Our Founders

Missio was born from the initiatives of two charismatic women, a bishop, and a priest. All were passionate about creating awareness of overseas mission and sending support to missionaries. Together, their four societies became known as the Pontifical Mission Societies.

Pauline Marie Jaricot
The Society for the Propagation of the Faith

In 1818 a young French woman, Pauline Marie Jaricot, began a union of prayer for the missions. A far-seeing ‘doer’ with a passion for mission, little did she know when she first established this union, that it would become the largest aid agency for the missions in the entire history of the Catholic Church. Pauline had suffered an accident as a teenager, which led to a period of depression. The death of her mother and brother compounded this suffering. However, a homily one Sunday deeply affected Pauline and she began to feel a profound closeness to God. She wished to cooperate in the spread of the Gospel and was determined to become a missionary. In her mind the simplest and most effective way to begin was through organised prayer and action.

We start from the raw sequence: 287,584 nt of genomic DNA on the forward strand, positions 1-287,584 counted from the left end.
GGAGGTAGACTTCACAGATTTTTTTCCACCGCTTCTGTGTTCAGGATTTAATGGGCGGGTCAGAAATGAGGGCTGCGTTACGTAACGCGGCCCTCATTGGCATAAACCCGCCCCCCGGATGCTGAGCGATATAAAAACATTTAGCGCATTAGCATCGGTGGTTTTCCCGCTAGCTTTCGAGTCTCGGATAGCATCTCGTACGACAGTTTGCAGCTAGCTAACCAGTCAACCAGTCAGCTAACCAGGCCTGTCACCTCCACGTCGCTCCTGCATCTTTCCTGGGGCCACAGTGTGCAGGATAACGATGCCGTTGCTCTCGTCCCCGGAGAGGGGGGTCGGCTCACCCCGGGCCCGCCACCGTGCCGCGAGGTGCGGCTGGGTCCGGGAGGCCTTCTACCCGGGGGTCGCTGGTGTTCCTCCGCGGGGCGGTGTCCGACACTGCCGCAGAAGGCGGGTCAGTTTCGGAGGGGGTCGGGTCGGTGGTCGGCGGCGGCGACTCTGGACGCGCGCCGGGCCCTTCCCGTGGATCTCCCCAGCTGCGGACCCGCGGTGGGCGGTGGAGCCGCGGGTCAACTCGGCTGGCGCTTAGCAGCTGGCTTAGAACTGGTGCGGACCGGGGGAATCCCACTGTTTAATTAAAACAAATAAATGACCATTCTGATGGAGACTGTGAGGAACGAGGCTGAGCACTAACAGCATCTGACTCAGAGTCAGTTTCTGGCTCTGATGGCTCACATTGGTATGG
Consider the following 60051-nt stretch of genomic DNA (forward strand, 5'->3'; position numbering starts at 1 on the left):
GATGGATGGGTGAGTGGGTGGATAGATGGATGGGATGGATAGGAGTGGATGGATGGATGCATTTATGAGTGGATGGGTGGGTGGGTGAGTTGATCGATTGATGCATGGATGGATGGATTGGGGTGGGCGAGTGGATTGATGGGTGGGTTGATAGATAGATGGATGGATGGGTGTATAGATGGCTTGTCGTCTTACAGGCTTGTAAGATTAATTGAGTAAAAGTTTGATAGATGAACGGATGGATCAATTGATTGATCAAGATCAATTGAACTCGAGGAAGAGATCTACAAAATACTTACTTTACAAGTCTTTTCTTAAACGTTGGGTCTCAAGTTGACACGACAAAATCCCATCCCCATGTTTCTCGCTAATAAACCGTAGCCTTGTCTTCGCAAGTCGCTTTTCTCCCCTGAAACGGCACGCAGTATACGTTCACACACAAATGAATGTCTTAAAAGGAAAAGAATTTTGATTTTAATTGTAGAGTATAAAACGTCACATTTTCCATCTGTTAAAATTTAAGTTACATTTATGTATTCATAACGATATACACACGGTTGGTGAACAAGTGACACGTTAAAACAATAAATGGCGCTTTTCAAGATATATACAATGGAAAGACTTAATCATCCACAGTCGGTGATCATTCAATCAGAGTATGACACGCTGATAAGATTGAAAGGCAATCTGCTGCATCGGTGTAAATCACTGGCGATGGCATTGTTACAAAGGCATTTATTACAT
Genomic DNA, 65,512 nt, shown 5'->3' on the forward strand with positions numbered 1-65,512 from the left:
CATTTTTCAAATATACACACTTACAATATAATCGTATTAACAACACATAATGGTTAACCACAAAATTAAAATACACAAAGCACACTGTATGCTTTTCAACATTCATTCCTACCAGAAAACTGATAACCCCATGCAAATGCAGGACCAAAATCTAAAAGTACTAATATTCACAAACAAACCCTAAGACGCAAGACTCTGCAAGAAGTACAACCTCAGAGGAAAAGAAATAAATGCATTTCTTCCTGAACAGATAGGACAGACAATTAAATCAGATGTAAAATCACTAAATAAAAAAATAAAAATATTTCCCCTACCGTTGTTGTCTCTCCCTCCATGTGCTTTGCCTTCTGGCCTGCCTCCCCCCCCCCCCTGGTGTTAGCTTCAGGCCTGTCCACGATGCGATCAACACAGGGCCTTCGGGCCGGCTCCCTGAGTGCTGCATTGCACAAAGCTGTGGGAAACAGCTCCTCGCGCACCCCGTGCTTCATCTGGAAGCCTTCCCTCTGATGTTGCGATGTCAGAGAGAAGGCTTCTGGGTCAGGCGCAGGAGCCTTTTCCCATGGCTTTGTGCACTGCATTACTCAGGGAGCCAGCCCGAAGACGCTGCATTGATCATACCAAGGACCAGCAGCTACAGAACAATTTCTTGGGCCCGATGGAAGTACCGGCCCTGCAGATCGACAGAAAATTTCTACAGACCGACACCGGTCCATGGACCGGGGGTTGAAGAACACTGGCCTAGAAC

Working with other women from her father’s factories, Pauline organised them into groups of ten, each of whom was committed to finding ten other people who would pray weekly and donate a penny for the missions. She perfectly combined the spiritual impulse with a concrete action. The idea inflamed people’s hearts and the project spread like wildfire. This led to the official founding of the Society for the Propagation of the Faith on 3rd May 1822.

Today the society supports young churches throughout the developing world, responding to the needs of the local communities. This is a large remit and varies from building churches and parish centres, providing assistance for priests and sisters, funding faith formation programmes, and providing lay catechists who play a pivotal role in developing the faith and fulfilling many of the duties usually done by priests.

Bishop Charles de Forbin-Janson
The Society of Missionary Children

Charles de Forbin-Janson was born into a privileged noble family in Paris in 1785. His family fostered in him a sense of duty and care for those who lived less fortunate lives. Although he served for a time as an official under Napoleon, the call to priesthood was stronger.